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Building Rapport with Clients - Lessons from Web 2.0

Asheville- Real Estate Web 2.0 & BUILDING CLIENT RELATIONSHIPS 2009 Part 4

Re-connecting, Just Getting to Know or Building Sustainable Relationships—in the fast-paced Real Estate Web 2.0 Environment things are changing everyday. The face-to-face meeting and handshake may take place long after an initial “meeting” online.

This is a lot different than meeting folks at the local tailgate market or out on the myriads of trails here in the Greater Asheville area. Recently I was asked about the unique ways we REALTORS® build relationships given that 87% of consumers search online before they ever meet us.

...for answers I now turn to  one of my favorite colleagues is JEFF DOWLER.

Here I am reBlogging what he has to say on the subject of Building rapport with consumers. I couldn’t  say it better, Jeff!.

for Part 5 on what else to do besides establishing  rapport...  read HERE

 

The blogger and the readerRapport, as everyone knows, is an essential part of building a relationship with clients, whether buyers or sellers.

In the “old” days this could not really occur until that call came in from a prospect about buying or selling, or you made contact with someone through a cold call, door knocking or other means. Even with the advent, and then proliferation, of agent websites the rapport building could not really commence until contact, via email or phone, occurred.

Web 2.0, and in particular blogging, has changed all that.

The words in our blog posts, and the soul that emerges, whether deliberate or not, heralds the birth of rapport with a reader. We don’t yet know who they are, what they want, nor why they are there, but the rapport, nonetheless, begins, and without direct intention on our part. Indeed, while rapport building in the past has always seemed intended…something we had to work at…blogging allows it to unfold and evolve without the pressure of focusing on building a relationship.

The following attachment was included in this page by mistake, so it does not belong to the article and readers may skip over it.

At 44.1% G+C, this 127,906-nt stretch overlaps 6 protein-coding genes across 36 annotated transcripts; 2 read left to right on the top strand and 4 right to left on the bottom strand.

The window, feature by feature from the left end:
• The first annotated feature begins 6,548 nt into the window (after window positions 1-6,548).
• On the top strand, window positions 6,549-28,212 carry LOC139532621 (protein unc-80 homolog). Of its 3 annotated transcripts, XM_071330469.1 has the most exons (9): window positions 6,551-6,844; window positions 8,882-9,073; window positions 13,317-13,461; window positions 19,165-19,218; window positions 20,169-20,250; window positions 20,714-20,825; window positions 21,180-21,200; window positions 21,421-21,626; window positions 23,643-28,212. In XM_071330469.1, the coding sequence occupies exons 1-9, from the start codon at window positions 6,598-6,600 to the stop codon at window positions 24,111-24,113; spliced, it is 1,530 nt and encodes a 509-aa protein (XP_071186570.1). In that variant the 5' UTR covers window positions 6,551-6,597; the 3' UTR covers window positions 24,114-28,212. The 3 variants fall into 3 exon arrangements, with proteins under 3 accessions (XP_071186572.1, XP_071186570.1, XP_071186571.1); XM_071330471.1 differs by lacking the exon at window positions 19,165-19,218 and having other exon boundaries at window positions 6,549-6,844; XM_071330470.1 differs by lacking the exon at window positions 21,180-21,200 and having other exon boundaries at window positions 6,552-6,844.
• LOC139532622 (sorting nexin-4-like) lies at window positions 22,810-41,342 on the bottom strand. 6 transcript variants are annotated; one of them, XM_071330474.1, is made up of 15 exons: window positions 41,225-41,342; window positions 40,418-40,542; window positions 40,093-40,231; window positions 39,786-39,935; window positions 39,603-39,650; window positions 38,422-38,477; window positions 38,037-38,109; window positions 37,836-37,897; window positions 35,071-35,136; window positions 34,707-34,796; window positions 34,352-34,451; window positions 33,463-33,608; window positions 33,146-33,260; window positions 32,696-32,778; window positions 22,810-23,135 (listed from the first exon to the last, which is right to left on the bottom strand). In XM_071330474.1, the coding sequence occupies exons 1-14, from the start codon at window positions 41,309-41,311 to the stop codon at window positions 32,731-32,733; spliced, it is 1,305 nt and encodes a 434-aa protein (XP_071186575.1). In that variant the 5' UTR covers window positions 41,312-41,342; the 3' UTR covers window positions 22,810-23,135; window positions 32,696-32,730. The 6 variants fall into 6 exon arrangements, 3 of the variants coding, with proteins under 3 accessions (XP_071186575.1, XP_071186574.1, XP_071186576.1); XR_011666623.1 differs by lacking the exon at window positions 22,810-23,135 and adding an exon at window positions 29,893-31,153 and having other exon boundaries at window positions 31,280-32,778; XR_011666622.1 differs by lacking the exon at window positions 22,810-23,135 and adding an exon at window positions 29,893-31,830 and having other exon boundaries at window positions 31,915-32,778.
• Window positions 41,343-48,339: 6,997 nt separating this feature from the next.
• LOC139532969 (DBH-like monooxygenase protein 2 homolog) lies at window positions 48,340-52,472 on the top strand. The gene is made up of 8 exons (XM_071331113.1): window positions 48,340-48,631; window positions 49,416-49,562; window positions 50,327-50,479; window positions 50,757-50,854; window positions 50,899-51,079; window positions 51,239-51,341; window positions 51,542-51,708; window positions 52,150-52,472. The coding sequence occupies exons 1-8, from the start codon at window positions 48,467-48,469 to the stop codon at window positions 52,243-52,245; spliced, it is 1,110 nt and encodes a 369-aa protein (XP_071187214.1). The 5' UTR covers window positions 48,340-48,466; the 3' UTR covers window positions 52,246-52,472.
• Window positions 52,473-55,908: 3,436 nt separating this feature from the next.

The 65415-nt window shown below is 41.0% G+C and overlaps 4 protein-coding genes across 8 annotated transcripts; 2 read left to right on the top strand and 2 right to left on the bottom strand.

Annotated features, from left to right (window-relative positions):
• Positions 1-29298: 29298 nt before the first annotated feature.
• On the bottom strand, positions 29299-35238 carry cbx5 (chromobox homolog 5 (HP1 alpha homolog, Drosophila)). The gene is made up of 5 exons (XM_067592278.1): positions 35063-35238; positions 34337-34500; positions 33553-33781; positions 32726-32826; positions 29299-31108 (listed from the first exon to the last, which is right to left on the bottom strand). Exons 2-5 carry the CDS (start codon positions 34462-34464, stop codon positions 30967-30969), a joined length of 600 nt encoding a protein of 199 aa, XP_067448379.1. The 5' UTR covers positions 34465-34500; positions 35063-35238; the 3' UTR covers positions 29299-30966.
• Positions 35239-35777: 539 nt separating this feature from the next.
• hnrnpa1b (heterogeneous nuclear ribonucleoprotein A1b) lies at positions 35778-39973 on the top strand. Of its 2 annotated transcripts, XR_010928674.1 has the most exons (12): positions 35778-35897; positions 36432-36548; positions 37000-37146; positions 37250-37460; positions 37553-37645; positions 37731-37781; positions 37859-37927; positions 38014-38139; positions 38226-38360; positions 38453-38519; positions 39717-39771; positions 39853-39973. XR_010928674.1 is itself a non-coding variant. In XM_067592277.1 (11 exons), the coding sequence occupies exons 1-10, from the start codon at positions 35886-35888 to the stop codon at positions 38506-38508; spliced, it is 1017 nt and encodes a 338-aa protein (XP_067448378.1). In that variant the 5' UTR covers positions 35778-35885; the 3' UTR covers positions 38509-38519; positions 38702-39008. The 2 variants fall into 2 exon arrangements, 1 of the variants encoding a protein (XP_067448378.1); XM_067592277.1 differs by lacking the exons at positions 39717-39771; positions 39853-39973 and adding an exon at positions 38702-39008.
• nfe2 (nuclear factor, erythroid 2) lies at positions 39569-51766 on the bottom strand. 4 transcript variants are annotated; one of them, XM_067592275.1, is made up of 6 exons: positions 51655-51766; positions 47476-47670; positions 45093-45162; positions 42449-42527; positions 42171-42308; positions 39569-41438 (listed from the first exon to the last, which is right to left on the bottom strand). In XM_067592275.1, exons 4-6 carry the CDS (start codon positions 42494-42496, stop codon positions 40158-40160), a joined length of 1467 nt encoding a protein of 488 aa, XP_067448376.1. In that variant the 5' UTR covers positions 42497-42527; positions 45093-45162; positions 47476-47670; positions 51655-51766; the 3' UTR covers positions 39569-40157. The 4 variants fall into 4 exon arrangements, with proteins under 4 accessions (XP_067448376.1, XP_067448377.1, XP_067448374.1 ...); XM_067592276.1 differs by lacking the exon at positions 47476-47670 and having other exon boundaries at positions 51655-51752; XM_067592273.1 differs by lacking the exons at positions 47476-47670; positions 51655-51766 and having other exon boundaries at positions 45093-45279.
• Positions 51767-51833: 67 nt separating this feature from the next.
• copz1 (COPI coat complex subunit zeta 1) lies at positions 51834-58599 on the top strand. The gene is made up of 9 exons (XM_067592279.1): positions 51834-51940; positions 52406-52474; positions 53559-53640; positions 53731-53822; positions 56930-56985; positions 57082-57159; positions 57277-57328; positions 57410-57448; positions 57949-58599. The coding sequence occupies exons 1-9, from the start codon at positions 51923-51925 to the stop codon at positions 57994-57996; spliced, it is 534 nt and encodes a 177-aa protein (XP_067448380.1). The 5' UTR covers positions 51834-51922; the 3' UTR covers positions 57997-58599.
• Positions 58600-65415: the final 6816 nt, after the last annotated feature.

Building relationships means jumping through hoopsIn our blogging rapport building is seemingly one-sided, for how can we develop rapport with an unknown entity, a faceless reader whose intentions, needs and personality are yet to be discovered? But can the reader not begin to establish a relationship with us without our even knowing it? Of course they do, unbeknownst to us.

Early on, before contact is made, rapport building is more generic, geared toward a faceless consumer we believe we want to attract – a first time buyer, a seller, someone seeking a second home, or perhaps a more non-specific audience. Focusing your writing on that which you know and understand about real estate and communities, and allowing your true self to unfold, will encourage that magical rapport building to begin.

The next phase of rapport building comes into play with that first contact from the faceless consumera comment, a question, an email or even a phone call – perhaps days, weeks or months after the birth of the relationship. It is this point at which we can truly begin the more intentional rapport building

  • providing the requested information
  • answering a specific question
  • anticipating the needs of a relocating homeowner and sharing details that will aid them in their decision making or home search without them even asking, or perhaps knowing that is what they need.